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The Wordsmith

The phone would ring, and at the other end would be that distinctive voice: high-pitched, deliberate in delivery so I wouldn’t miss any words, and more often than not mightily pissed. “This is Lu Haas,” he’d begin. “Can you believe this crap?” — followed by an explanation of which crap, exactly, defied belief. The phone messages he left invariably began: “This is Lu Haas — H-a-a-s” — as if I knew any other Lu Haas, as if I knew anybody remotely like him.

Lucien Haas, who died last week in his Pacific Palisades home at 86, was the fiercely liberal press secretary and speechwriter for two generations of California’s leading Democrats — from Pat Brown, Alan Cranston and Tom Bradley to Jerry Brown, John Van de Kamp and Tom Hayden. That was the second of three careers that weren’t entirely distinct: He’d started out as a reporter for the L.A. Daily News in the Black Dahlia period of local journalism, and a leader of the local newspaper guild. By the time he was working for Hayden and Jerry Brown, he was also an activist in environmental battles, the nuclear freeze and kindred causes. In his later years, though he still had the air of a hard-bitten city-room reporter, he’d lead nature walks in the Santa Monica Mountains. Imagine a social-democratic John Muir at home in the world of The Front Page, with a pretty fair sense of how to steal the Republicans’ lunch in the San Fernando Valley and run even with them in Fresno, and you begin to get a picture — incomplete and minus numerous idiosyncrasies — of Lu. I remember him at the wedding reception for Tom Hayden and Barbara Williams, which Jody Evans hosted, with great panache but no alcohol, at her Pacific Palisades home. “There’s no liquor,” Lu said in greeting me, with a look and a tone of abject horror. It was a violation of the code of the city room, of all civilized norms.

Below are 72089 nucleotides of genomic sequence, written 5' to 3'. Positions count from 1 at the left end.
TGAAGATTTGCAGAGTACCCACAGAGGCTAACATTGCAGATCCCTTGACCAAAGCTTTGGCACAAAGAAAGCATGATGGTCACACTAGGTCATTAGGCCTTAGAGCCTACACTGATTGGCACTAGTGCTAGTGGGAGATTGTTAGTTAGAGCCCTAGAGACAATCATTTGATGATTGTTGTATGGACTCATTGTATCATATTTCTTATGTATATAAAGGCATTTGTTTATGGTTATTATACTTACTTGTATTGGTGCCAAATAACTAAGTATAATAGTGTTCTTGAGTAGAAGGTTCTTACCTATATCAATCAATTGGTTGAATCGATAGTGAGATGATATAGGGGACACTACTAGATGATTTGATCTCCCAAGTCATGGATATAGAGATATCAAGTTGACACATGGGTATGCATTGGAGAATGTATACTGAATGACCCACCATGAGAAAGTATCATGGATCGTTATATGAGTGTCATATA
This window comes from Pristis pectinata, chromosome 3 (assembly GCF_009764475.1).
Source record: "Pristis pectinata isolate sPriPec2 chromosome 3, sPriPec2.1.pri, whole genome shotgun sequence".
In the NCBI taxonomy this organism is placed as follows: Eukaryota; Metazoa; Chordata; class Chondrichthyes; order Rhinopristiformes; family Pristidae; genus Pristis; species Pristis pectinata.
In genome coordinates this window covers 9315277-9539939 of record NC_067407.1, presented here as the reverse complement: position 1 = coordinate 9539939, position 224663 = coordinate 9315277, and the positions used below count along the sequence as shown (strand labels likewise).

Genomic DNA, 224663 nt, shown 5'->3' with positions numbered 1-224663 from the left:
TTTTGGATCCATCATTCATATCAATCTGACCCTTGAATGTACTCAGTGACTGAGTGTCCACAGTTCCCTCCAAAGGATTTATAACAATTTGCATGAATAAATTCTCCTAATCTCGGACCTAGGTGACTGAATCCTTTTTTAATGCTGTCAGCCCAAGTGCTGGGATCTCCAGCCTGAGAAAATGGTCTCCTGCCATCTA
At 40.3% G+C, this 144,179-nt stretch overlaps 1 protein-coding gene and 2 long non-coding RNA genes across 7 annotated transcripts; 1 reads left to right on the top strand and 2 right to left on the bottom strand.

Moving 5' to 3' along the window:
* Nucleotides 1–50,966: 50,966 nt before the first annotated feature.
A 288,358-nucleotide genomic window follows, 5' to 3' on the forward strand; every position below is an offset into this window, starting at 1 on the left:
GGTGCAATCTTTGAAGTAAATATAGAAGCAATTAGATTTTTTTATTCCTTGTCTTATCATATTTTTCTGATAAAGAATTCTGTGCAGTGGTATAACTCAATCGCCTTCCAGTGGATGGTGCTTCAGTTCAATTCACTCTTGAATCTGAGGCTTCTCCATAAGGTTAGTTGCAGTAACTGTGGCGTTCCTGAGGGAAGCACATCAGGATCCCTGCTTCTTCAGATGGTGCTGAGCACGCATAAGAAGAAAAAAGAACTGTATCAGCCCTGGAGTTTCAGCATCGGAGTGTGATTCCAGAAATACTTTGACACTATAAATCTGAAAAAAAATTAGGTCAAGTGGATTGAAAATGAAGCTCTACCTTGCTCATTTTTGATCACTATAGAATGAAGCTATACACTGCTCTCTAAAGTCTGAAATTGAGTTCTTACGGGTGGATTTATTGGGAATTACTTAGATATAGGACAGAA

He took nothing for granted in a political campaign. He once recalled for me his work on Alan Cranston’s first successful race for the U.S. Senate, in 1968. (Lu was to work for Cranston from 1967 through 1980.) Cranston’s chief issue throughout his yearlong campaign was his opposition to the war in Vietnam, and Lu distinctly remembered that on the statewide fly-around on the day before the election, Cranston was interviewed by a San Diego TV reporter, from a major station, who genuinely had no idea where Cranston stood on the war. Lu shook his head with the air of a pro who’d been through too many close — and disastrous — election days: “You can never assume they’ve paid attention,” he’d say. He never did, and because he combined his gut commitment to justice with deep political savvy and the highest levels of a political wordsmith’s craft, he left a much more humane California than the one he came to at the end of World War II, when he was a cub reporter and the state was just starting to boom.

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